What’s a Knifewall?

If you who Paul Sellers is, you will find this interesting. Paul talks about the term Knifewall and how it came about.

What’s ‘Knifewall’?


Workbench Leg Blanks

The workbench leg blanks are glued up now.


Slab Number 2 Glued Up

Slab number 2 all glued up!

First Slab Glued Up

I glued up the first slab yesterday and took it out of the clamps.

First slab is glued up. A few spots have small gaps, but I am happy with the results.

I’m going to glue up the second slab today.


Tools I’m Using

I’m trying to use hand tools only when building the workbench. Here are some of the ones I use the most so far.


Practice Glue Up

I did my first glue up of the bench top.

Test glue up.
Two of the boards for the top are glued up.

In the middle of that mess of clamps is the first part of one bench top slab.


Cross cut a board “the nice way”

With the right simple technique you can make nice, accurate cuts with a hand saw. Your tools need to be good (sharp saw, a square that is actually square, sharp knife, sharp chisel).

This accuracy is not actually required for this step of the workbench (rough cut to length) but I’m practicing 🙂

Mark length with knife.
Mark the length you want to cut with a sharp knife (WAY more precise than a pencil)
Strike a line with knife.
Place the knife in the mark you made, and slide a square next to the blade. Strike a square line using multiple knife strokes a little deeper with each pass. This cut is actually the one that you will see.
Transfer line to all 4 sides.
Use the knife and square to transfer the line to all 4 sides of the board. Use 1 reference face as much as possible to minimize error.
Create notch for the saw.
Use a sharp chisel to make a small V shaped notch on the waste side of the wood. This notch will guide the saw. Leave the good side alone the knife cut will be the edge. Paul Sellers calls this a “knife wall”.
Cut the wood with your saw.
Place the blade of your sharp saw in the notch and cut away. Go slow at the end so you don’t splinter the back side.
This method gives you a nice clean cut.

Cutting and Planing Lumber for the Top

The top of my workbench is made from 5 foot long 2x4s. I need to cut my 10 footers in half. I also want to practice cutting nice with a hand saw.

I need something to push against, so I used my holdfasts to attach a baton to the bench. This give s me something to stabilise the work while I cut it.

Baton for crosscutting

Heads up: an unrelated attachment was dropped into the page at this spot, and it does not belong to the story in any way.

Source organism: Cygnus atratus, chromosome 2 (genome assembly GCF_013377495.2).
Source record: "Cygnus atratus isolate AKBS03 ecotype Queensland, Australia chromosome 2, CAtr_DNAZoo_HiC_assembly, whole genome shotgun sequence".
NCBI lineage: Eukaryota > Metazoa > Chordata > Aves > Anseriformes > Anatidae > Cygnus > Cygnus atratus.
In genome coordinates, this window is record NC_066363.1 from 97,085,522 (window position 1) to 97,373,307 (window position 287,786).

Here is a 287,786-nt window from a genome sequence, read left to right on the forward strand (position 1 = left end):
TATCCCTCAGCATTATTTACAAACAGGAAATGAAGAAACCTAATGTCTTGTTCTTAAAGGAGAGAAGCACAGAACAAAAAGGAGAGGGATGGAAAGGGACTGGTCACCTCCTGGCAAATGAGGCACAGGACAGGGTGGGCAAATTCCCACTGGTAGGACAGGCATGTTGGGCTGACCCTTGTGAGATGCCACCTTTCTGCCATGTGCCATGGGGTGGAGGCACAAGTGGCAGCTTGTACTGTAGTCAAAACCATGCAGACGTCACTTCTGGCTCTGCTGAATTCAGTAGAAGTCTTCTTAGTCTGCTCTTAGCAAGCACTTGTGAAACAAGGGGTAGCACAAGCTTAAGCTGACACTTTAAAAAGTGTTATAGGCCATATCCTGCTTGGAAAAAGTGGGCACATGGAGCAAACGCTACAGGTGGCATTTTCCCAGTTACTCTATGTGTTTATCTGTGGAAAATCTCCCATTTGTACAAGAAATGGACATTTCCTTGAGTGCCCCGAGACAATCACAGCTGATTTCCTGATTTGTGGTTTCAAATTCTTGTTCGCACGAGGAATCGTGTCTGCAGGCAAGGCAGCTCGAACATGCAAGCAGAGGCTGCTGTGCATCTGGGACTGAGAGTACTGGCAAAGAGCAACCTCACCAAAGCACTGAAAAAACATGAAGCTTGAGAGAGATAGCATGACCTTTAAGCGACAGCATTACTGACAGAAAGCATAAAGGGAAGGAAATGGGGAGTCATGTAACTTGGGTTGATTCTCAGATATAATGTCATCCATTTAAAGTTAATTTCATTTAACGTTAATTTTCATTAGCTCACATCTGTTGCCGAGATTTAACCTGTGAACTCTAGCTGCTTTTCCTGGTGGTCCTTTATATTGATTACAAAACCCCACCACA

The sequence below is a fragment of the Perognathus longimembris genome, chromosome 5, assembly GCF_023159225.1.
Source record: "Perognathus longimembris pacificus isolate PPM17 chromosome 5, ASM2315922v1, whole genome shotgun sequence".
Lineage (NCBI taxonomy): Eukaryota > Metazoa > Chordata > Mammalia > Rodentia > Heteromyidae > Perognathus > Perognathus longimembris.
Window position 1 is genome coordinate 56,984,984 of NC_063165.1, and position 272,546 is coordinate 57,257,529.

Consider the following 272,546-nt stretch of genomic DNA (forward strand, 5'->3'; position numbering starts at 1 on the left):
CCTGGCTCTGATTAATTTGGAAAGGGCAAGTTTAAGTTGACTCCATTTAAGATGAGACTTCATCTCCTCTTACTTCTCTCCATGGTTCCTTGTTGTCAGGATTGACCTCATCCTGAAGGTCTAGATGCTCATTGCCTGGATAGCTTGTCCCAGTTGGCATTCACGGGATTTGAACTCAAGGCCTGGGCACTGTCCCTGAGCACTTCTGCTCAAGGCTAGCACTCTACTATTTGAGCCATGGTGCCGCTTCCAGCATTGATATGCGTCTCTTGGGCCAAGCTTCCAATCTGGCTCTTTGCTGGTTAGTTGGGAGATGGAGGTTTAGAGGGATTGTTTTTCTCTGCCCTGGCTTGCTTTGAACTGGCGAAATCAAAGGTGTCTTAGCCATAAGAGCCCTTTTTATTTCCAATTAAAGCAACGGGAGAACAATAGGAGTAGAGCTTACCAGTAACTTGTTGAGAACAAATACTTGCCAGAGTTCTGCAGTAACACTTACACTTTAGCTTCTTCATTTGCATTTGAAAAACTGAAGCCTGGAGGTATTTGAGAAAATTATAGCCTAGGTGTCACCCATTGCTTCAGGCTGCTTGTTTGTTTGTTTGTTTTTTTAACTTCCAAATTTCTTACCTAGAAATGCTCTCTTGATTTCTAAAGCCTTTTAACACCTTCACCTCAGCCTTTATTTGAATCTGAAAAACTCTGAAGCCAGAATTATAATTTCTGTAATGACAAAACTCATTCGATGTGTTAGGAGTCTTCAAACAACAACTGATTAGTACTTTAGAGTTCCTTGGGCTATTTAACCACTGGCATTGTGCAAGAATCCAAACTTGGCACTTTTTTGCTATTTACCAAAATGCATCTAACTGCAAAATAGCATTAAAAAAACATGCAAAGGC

I marked out the cut lines with a square and a knife and used a chisel to make a notch to guide my saw. Paul Sellers calls this a “knife wall” and it makes it super easy to keep the saw straight and gives nice cuts.

I cut all my boards down and did a nice job.

Nice cuts

Now for the planing…

I needed way to hold the work while I planed and I don’t have a vise. Luckily it’s all figured out centuries ago.

I’m not sure what it’s called but I screwed an angled block to the face of my bench that traps the wood against my bench. I added some pegs to support the bottom and the system works perfect!

Angled block
Work supported for edge planing

I need to plane the faces too, and need a way to hold the work. 3 small pegs arranged like an L in the top of my workbench work beautifully.

Planning stops
Planning stops
Surface plane

A sharp plane is fun to use. It makes some beautiful curls of thin wood and leaves a really nice surface.

Curl from edge planing
Planed surface

Workbench Inception

It sure would be easier to make a workbench if I had a workbench. Lucky for me, I had a big ass hunk of butcher block counter top.

I screwed some lumber to the wall with masonry screws and attached the counter to it. I added some legs and a 2×6 to the front and voila!

Helper workbench

I also added some holes for a pair of holdfasts. It’s solid as shit, too bad it’s attached to the wall.



I’ve always been interested in woodworking, I just never had the equipment and space. I always thought you need table saw, jointer, surface planner, routers and gobs of other expensive machines to do it.

A while back I found the YouTube channel of a guy named Paul Sellers. Paul is an old school furniture maker and does so using primary I’ll hand tools. Now he runs a woodworking school and publishes books and tons of social media content (blogs, and videos). His series of videos on making a joiners mallet inspired me to give it a shot. I borrowed a couple hand planes from my dad, and bought a cheap set of chisels from Harbor Freight and went to town.

I quickly found out if I want to do stuff like this, I need a workbench much better than my little Black and Decker workmate.

I decided to build a Roubo style workbench. I was going to make it out of cheap framing lumber, and I was going to do it with mostly hand tools.

Fast forward to now. I have a pile of lumber in my basement, and cleaned out a corner.